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and a 12" rainbow in addition to more char than I have fingers and toes (yes I have my full complement!). The hike out was much longer than the hike into the creek because the pond the plane landed in to drop us off was too small to take off from with a full load. So we had about a 2 mile walk over squishy tundra and, of course we had to detour as a big boar bear was laying right in the trail out. I was a little concerned as I was last in line as we got past the bear and to make matters worse I couldn't run even to save my life! But a bear full of salmon and char apparently has little interest in consuming a tottering old septuagenerian. The flight out ended what was the fishing trip of a lifetime, except I reserved a spot at the camp for a week next year. Told my daughters they were welcome to join me but they were going to have to come up with a good portion of the cost of the trip.

Before leaving for the trip the plan was that after a week that the next time I came I would do the Self Guided option. After fishing with guide and navigating the river, another creek and a huge lake I decided that it would be more prudent to have a guide. I know that the guide at least doubled our fishing time and even with the water being very high navigating both the river and the lake exceeded my level of competence. All the boats used on the river had jet pumps and the larger boats used on the lake had seriously battered props-- so even those that know the water have issues from time to time.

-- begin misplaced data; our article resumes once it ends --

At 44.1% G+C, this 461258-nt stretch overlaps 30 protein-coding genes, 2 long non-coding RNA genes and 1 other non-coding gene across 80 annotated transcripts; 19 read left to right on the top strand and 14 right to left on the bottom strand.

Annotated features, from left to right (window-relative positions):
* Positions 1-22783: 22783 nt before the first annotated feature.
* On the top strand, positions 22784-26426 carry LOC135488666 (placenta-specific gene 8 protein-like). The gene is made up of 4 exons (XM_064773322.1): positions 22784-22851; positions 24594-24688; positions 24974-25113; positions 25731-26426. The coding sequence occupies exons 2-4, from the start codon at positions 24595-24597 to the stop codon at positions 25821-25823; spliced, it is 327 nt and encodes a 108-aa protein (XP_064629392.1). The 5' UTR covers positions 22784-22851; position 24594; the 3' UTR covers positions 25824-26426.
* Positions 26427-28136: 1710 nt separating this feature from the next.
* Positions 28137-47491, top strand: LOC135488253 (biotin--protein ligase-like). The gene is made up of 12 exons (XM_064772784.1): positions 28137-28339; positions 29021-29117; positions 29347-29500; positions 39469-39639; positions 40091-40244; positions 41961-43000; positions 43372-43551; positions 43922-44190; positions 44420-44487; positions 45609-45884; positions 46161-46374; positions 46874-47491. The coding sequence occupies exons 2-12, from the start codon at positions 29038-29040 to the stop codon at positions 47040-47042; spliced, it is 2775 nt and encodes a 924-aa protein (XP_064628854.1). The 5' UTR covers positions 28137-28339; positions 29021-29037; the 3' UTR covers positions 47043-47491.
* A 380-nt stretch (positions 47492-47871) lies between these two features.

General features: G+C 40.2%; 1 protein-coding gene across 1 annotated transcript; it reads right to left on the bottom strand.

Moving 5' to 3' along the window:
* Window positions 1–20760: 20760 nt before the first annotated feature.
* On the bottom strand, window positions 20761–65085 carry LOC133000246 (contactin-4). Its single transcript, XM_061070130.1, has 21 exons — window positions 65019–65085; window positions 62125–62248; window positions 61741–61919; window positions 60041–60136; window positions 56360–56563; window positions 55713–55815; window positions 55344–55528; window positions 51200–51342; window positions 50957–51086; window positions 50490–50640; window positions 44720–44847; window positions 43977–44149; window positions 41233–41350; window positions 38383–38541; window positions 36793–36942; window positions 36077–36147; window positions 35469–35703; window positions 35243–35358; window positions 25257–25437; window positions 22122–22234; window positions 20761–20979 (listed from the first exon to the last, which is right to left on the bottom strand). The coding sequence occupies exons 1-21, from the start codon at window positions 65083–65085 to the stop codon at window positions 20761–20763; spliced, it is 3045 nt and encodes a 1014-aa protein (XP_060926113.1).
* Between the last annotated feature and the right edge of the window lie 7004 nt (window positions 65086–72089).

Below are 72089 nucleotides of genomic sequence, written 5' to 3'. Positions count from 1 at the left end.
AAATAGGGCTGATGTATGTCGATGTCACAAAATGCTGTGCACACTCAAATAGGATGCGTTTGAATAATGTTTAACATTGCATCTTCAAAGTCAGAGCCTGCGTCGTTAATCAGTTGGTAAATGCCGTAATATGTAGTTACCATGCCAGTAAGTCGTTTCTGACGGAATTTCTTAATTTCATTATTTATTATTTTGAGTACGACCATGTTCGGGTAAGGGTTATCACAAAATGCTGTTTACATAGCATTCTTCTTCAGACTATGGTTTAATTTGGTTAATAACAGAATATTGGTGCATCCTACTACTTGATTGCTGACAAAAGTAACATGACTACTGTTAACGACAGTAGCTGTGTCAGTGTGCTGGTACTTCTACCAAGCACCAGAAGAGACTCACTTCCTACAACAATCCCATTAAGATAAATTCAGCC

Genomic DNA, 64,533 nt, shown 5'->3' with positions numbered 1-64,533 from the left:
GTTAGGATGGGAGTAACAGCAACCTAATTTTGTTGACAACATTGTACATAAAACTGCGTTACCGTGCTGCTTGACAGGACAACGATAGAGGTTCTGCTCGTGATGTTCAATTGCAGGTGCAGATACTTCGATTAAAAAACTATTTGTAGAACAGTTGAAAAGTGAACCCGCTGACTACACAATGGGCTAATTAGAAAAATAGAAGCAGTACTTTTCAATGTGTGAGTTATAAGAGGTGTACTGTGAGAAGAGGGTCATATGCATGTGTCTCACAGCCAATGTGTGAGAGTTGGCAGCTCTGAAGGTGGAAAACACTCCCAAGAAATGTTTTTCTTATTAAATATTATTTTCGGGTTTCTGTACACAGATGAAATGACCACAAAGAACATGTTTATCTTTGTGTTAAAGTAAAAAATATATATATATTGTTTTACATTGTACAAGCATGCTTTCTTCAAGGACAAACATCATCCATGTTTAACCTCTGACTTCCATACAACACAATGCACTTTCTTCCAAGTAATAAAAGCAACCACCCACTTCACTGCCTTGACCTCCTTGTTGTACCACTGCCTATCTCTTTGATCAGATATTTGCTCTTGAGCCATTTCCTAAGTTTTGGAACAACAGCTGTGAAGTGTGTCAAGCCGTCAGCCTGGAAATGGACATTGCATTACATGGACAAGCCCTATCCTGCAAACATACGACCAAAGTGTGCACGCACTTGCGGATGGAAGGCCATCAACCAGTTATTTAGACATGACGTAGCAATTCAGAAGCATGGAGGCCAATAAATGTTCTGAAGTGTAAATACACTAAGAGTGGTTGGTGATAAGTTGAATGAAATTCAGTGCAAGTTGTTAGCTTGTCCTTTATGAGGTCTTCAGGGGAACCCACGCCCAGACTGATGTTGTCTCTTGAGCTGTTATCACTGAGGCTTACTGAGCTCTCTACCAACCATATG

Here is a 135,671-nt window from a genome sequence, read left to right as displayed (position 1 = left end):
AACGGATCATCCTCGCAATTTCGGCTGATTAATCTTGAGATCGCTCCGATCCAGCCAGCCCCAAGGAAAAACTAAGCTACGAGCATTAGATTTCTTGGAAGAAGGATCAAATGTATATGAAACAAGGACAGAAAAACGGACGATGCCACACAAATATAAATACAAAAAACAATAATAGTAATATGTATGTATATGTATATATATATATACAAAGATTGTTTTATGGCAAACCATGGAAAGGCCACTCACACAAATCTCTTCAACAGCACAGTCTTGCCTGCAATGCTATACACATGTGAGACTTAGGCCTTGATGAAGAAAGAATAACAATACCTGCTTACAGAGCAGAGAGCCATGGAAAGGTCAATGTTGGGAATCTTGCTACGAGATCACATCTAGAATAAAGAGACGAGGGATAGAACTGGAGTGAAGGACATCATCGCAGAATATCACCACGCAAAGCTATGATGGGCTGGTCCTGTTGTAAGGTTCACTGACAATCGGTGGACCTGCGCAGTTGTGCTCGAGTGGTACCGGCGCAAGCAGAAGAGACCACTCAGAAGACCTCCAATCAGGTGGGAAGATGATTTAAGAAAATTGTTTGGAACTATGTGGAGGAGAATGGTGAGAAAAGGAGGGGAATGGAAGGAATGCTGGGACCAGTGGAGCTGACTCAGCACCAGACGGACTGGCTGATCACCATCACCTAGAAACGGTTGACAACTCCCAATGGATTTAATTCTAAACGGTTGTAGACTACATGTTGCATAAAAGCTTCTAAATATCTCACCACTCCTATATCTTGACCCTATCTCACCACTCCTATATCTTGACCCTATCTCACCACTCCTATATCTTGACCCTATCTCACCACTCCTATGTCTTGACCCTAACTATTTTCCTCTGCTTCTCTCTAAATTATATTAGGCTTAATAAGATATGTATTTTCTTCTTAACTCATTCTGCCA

Epilogue--After returning home I had a Doctors Appointment and in the waiting room I opened up the June/July edition of Field and Stream--there was a full page photo that really looked familiar. Then I thought that has to be the lake where the plane landed to pick us up after fishing Contact Creek. Then I read the photo caption, "Contact Creek, Alaska."
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Mike

Who can't do everything he used to and what he can do takes a hell of a lot longer!






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oldhikerQ
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Re: Naknek River AK

Post by oldhikerQ » Thu Aug 16, 2018 10:24 am

Great trip report and photos, oldranger.
Thanks for sharing.
Two roads diverged in a wood, and I — I took the one less traveled by,
And that has made all the difference.
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Re: Naknek River AK

Post by rightstar76 » Thu Aug 16, 2018 10:46 am

If you mean this lake, wow!
https://www.magzter.com/preview/4977/278126#page/2

Mike, you are a lucky guy. :) You and your daughters are fortunate to have enjoyed such a wonderful adventure. That picture of Brooks Falls with the bears - amazing!

I also find sockeye to be tastier than King Salmon. Have never had the privilege of catching it in the wild. That would be a trip of a lifetime. Glad you and your family had fun.

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neil d